Lent is a season of saying “No” to some things in order to say “Yes” to others. To die a little to life on our own terms and find a richer, deeper way of living. Let me illustrate this principle of saying No to something small in order to have a bigger Yes, with the following story.
It’s a story of someone I know who was very stressed about the expectations upon him between home and work. This young dad felt as if he were riding two elephants, left foot on top of one and right foot on the other—the reigns of both gathered into his hands. Demands of home and work were becoming difficult to steer.
One day he met his wife and children for lunch between a crazy morning and a busy afternoon. It did not go well. The children were hungry and restless. He could not understand his wife’s patience with their spills and complaints. Looking back, he said he didn’t appreciate the supple nature of her leadership, a baby in one hand while the other hand quietly calmed, reminded, guided the older children.
Meanwhile, he grew even more impatient than his toddlers. He thought, “Why did I agree to shoehorn this lunch into such a demanding day?” Where is that waiter! Why won’t these kids settle down?” Another spill sent him over the edge. Milk dribbled off his pressed, wool-blend pants. He barked at the four-year-old as if she meant to do it. Then he turned to complain to his wife about her unrealistic expectations she had of him.
“What do you mean?” she said. “No one made you meet us here. You have created a whole story in your mind about what everyone is expecting of you, especially me.”
He took his lunch in a to-go box and drove off.
On his way back to work, her words began to sink in. He thought, “Could that be true? Am I the one putting all this pressure on myself?” The scales began to fall from his eyes as he realized how unkind the had been. Without even thinking he turned the car around and headed back to apologize.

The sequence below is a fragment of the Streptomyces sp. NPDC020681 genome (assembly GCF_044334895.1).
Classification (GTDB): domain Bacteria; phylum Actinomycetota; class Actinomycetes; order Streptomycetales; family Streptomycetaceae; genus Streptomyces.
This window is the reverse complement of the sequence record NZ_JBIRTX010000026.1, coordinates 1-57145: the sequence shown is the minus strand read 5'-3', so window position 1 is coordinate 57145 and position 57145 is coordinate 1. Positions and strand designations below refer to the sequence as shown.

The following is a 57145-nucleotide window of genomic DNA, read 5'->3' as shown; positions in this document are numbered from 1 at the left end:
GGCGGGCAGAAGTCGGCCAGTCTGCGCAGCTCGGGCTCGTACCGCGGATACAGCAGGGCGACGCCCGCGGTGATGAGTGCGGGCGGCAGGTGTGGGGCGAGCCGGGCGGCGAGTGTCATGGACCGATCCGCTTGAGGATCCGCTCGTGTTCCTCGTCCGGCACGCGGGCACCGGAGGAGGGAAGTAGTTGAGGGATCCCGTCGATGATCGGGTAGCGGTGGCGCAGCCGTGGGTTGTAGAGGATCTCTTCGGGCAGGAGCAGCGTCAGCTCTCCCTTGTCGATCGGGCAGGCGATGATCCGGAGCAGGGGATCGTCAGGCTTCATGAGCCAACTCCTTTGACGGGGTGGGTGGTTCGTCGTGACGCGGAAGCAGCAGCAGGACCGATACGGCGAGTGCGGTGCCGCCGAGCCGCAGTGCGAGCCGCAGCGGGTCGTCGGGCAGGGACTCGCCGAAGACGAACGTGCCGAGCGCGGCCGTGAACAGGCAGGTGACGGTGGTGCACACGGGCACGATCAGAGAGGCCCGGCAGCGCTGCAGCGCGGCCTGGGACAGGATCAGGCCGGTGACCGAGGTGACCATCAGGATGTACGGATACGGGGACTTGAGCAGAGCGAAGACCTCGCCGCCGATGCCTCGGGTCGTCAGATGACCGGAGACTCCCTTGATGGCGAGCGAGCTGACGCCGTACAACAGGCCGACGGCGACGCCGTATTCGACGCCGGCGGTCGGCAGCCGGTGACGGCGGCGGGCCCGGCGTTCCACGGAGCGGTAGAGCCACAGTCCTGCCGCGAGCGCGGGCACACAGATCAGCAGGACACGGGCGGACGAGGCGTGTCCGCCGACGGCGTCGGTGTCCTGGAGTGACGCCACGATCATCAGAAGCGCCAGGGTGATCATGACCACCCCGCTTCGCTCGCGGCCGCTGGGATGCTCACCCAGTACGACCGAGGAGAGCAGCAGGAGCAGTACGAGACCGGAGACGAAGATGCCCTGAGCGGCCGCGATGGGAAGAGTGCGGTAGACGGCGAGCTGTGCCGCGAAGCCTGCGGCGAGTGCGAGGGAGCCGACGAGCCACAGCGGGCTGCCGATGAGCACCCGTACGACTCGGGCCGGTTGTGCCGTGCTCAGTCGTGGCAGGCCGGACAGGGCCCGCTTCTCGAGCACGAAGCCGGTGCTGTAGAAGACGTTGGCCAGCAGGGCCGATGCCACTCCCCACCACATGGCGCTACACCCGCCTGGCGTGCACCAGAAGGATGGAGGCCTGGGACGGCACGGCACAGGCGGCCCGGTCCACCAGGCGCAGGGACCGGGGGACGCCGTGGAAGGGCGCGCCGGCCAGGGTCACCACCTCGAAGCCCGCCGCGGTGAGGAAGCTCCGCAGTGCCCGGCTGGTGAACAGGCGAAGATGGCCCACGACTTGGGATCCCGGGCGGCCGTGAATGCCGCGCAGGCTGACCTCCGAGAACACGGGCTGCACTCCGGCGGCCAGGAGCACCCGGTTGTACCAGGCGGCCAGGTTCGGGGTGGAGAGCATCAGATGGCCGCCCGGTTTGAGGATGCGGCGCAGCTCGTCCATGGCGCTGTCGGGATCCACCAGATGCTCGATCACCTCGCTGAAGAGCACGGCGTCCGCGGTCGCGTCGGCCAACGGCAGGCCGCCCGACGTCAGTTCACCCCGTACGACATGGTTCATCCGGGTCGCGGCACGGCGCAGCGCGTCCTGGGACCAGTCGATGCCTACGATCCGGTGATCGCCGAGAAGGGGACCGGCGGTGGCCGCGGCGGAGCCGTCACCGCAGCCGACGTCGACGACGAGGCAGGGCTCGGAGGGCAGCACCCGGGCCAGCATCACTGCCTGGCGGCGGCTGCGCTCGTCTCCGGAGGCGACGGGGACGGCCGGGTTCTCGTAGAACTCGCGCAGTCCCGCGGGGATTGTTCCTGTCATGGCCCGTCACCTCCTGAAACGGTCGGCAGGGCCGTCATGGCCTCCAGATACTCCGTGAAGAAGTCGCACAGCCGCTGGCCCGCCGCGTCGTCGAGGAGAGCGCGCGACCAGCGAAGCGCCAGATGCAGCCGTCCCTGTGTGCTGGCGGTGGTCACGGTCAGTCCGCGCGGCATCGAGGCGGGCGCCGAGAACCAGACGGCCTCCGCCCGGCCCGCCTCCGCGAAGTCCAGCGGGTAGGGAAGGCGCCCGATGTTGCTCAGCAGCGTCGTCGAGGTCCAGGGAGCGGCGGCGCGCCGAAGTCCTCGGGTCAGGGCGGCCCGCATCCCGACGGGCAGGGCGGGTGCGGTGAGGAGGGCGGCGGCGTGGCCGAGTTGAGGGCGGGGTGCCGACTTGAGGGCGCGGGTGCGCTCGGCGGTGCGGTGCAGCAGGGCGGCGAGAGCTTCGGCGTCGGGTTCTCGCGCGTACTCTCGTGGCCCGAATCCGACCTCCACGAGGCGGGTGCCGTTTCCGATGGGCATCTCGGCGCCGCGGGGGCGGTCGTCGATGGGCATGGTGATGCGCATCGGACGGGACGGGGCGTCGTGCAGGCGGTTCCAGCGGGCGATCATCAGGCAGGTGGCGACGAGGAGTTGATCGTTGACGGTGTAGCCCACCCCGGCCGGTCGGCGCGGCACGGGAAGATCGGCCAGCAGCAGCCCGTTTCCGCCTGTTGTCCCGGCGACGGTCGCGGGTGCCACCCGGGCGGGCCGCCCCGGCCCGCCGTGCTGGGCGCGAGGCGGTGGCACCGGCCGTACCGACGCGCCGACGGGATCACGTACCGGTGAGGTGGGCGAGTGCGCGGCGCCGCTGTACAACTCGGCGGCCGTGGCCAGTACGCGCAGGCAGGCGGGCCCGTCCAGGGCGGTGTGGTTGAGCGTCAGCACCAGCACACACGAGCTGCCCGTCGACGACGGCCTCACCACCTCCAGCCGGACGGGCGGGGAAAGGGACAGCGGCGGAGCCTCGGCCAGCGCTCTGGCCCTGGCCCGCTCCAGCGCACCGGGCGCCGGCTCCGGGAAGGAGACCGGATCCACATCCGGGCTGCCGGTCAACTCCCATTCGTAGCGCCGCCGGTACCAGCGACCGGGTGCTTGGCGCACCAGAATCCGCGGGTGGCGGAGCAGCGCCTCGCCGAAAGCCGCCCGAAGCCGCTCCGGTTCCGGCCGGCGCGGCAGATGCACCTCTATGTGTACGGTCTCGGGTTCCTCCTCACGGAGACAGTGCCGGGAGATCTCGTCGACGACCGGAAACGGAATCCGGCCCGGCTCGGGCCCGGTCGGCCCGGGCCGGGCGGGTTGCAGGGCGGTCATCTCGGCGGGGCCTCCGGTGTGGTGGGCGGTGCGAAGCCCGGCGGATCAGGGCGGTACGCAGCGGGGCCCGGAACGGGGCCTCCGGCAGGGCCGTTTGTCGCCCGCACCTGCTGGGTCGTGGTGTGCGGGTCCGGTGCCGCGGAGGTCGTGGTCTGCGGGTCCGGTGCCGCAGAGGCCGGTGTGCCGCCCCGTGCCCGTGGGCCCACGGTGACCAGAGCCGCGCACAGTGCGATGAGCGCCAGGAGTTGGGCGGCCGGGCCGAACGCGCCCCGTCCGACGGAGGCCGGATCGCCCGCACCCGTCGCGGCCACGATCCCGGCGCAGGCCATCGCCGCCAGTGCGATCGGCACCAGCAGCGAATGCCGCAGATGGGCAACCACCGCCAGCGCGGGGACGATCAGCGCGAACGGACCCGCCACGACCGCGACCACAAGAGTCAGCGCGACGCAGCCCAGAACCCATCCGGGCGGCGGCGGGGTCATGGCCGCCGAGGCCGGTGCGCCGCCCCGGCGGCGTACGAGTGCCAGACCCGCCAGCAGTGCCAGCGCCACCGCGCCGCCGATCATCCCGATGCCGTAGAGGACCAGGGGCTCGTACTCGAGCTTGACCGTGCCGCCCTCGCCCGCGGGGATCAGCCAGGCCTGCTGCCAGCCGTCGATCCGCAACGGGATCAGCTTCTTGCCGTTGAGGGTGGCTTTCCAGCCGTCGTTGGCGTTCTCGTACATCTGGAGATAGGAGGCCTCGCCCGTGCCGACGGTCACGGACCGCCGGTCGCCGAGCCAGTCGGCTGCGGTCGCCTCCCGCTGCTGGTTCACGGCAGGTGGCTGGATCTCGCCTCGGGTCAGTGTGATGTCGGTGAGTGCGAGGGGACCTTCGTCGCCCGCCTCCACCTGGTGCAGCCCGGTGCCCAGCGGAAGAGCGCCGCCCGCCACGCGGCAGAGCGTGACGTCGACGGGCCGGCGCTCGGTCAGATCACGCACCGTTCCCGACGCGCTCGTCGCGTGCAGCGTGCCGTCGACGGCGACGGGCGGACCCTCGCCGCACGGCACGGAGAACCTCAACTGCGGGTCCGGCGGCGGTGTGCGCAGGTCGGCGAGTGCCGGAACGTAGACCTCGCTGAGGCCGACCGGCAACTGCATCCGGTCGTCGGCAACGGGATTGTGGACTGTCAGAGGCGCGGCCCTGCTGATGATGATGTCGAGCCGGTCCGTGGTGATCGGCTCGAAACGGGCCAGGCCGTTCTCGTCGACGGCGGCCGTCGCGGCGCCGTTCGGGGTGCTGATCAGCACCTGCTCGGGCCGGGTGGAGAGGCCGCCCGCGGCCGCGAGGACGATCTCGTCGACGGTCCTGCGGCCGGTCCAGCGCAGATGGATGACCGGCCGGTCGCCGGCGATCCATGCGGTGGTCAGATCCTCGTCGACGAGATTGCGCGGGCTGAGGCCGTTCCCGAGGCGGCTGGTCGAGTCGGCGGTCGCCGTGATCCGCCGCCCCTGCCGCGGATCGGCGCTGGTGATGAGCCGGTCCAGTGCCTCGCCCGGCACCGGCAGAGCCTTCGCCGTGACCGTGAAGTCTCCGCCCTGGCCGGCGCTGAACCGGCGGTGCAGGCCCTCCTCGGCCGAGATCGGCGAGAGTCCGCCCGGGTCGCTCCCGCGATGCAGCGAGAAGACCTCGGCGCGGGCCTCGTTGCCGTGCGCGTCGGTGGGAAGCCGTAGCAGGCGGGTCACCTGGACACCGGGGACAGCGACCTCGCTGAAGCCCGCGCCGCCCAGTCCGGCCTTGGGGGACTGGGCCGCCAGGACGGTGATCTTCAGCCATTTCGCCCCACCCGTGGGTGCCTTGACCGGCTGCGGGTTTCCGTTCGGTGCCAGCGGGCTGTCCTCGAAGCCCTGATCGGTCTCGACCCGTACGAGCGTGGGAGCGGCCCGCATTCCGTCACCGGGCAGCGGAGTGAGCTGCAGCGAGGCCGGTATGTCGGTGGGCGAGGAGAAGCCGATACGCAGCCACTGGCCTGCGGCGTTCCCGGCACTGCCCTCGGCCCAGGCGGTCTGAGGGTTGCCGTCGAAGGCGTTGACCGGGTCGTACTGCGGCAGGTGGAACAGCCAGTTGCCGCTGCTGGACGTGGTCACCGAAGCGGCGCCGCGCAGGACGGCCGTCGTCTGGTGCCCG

But doubts began to frame a bleak sketch of the situation: “You’re always the one giving in and saying you’re sorry. Isn’t it her turn for once?” He fought through these thoughts and decided to press on, even rehearsing what he would say. Practicing a very uncomfortable admission. Reflecting on the moment he apologized, he said he felt about an inch tall, yet that was the very moment he began to grow in stature and maturity and strength before his wife.
What to give up?
Jesus said unless a seed goes into the ground a dies it cannot become something greater. An apology can feel like a death to dignity or power or image. But the story I just told illustrates how an apology can be the very seed for new life in a relationship.
It’s the principle of dying a little to live more.
In Gospel of Mark, chapter 8, Jesus rebukes Peter in order to say No and Yes. No to life on his own terms and yes to the principle of dying to self. He says “No” to self-preservation, “No” to self-aggrandizement, in order to say “Yes” to a bigger vision of his life and purpose.
During Lent, some people give something up. Take care that it not become a way of earning— a way of saying, “I’ve given this up, so God, now you owe me.” It’s not a transaction.
You might try giving up something as a spiritual discipline like chocolate or Instagram or screens during weekday evenings. But only if you approach it as its own reward, making room to say “Yes” to the life you may have been missing. What if you said, “No” to all forms of exaggeration in order to say “Yes” to living more freely in truth?
Giving something up may be a way to feel a deeper hunger, but in the end, to make room for what your deeper appetite needs.
The practice of giving something up is not to earn a blessing. Saying “No” to something you want can help you say “Yes” to what you really need.
Dying to the right thing
Dying to self does not mean losing all sense of self but rather, to self-centeredness.
Are you focused on yourself in a way that is making your shrink, like self-pity or defensiveness?
Are you distracting your senses in a way that keeps you from feeling not only the bad but also the good? Distracting with hurry, noise, or crowds?
It is the season of the cross. Jesus said, “Whoever would come after me must deny himself, take up his cross, and follow me.” So, lent is not just about saying “No” but saying “Yes” to the cross we’re call to take up.
What cross do you need to take up?
a sacrifice of something you want for someone else’s need?
a sacrifice of time w/ a friend to visit a difficult person who needs you?
a sacrifice of your comfort zone to go on that mission trip you’ve put off for “some day?”
a sacrifice of what feels like dignity to mend a quarrel?
The young man in my story who hesitated to apologize said, like Jesus, “Get behind me Satan!” He died a little in order to live a lot. He said no in order embrace a bigger yes.
This column is based upon Mark 8:31-38
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